The compulsive craving and consumption of non-food substances, known as pica, is a well-documented symptom associated with iron deficiency anemia (IDA). Olfactory cravings associated with IDA are a recently described phenomenon known as desiderosmia. In our practice we observed a subset of patients with IDA who report specific tactile cravings associated with mastication.
This study included patients from the Mayo Clinic (Rochester, MN) and Ankara Training and Research Hospital (Ankara, Turkey) Hematology practices who self-reported tactile mastication cravings during initial evaluation for IDA between 1/1/18 and 6/30/19. Information including sociodemographics, substance craved, values of hemoglobin (Hgb), mean corpuscular volume (MCV), and ferritin before and after iron replacement therapy, and symptom resolution after treatment were recorded.
We observed 12 patients with IDA who self-reported chew cravings during initial evaluation. All patients were female and the median age was 41.5 years (33-59). Of these 12 patients, median baseline Hgb, MCV, and ferritin were 9.4 g/dL (6.6-12.9), 73.7 fL (59.1-95.1), and 6 µg/L (2-21), respectively. Tactile cravings included chewing gum (3), mastic gum (2), ginseng (1), dry oats (1), crackers (1), pickles (1), chips (1), sawdust (1), and knitting rope (1). Many patients reported the frequency and satisfaction of these cravings resulted in jaw pain as well as the persistence of cravings despite this discomfort. Only 16.7% (2/12) reported concurrent ice pica.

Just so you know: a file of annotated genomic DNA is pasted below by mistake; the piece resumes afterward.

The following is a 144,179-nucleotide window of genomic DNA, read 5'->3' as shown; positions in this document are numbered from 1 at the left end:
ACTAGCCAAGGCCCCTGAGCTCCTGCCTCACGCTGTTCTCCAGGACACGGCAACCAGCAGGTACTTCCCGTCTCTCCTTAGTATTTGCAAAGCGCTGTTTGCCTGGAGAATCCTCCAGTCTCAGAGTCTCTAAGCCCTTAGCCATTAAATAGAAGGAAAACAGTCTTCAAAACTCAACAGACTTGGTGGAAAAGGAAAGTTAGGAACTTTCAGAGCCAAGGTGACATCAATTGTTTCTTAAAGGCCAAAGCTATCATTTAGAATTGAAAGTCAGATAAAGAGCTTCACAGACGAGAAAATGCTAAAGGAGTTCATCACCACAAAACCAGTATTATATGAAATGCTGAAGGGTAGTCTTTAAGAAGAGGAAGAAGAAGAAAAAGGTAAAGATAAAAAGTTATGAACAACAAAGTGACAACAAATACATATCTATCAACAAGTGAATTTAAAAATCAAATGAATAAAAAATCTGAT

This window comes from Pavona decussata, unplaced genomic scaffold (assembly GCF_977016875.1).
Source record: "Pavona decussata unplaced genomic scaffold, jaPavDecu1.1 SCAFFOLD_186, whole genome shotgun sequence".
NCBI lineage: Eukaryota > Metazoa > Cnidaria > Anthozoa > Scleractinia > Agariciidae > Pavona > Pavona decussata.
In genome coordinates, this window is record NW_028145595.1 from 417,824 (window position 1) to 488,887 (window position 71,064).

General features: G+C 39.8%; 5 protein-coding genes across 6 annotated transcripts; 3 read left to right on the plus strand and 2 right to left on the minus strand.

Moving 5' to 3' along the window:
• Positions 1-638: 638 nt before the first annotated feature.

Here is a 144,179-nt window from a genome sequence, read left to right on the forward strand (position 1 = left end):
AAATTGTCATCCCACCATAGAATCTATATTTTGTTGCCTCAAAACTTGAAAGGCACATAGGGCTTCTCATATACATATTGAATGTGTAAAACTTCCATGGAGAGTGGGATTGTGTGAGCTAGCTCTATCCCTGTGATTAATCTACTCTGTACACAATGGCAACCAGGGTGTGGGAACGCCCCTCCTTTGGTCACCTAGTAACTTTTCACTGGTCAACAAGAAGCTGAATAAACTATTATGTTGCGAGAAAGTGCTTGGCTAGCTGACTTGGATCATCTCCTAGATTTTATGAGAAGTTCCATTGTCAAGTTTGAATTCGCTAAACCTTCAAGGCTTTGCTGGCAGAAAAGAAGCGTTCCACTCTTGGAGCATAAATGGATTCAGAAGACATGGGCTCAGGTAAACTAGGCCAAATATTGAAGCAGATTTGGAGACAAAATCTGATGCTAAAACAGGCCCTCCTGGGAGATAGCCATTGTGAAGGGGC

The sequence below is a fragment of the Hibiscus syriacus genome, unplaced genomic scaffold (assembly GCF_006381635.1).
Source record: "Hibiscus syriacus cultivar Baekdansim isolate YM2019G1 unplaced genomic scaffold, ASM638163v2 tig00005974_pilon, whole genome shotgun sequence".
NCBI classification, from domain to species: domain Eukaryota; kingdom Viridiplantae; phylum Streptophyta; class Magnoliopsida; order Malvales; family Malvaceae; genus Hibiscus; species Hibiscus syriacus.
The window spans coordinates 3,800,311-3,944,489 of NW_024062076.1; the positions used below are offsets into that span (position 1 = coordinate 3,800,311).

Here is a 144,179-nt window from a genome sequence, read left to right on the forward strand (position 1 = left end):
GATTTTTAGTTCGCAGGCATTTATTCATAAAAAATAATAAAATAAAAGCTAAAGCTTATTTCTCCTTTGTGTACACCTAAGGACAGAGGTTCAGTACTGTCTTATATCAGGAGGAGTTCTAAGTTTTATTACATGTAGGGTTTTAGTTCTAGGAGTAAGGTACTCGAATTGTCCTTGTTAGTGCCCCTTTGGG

In total, 9 patients proceeded with observed treatment of their IDA with clinical follow-up and laboratory confirmation of iron repletion. Oral (ferrous glyconate or ferrous fumarate) and intravenous (ferric carboxymaltose, iron sucrose, or low molecular weight iron dextran) iron replacement were used in 33.3% (3/9) and 66.7% (6/9) patients, respectively. Post-treatment median laboratory values include: Hgb 12.7 g/dL (10.8-14.7), MCV 80.1 fL (76.1-91.7), and ferritin 98 µg/L (24-398). Overall, 88.9% (8/9) reported resolution of chew cravings after iron repletion. The lone patient with persistent symptoms had a baseline ferritin of 10 µg/L, improved to 398 µg/L after replacement, and settled back at 42 µg/L three months later.
Our patient experience provides suggestive evidence that oral tactile craving symptoms, distinct from ice pica, exists in a subset of patients suffering from IDA. For this, we propose the term "desideromastica" derived from the Latin words "desiderare" for desire and "mastica" for chew. "Desidero" can also be indicative of a reduction in iron, which relates to iron deficiency. Our hope in naming this relatively unexplored symptom associated with IDA will encourage additional clinicians to share their experience and guide future investigation.
No relevant conflicts of interest to declare.
Asterisk with author names denotes non-ASH members.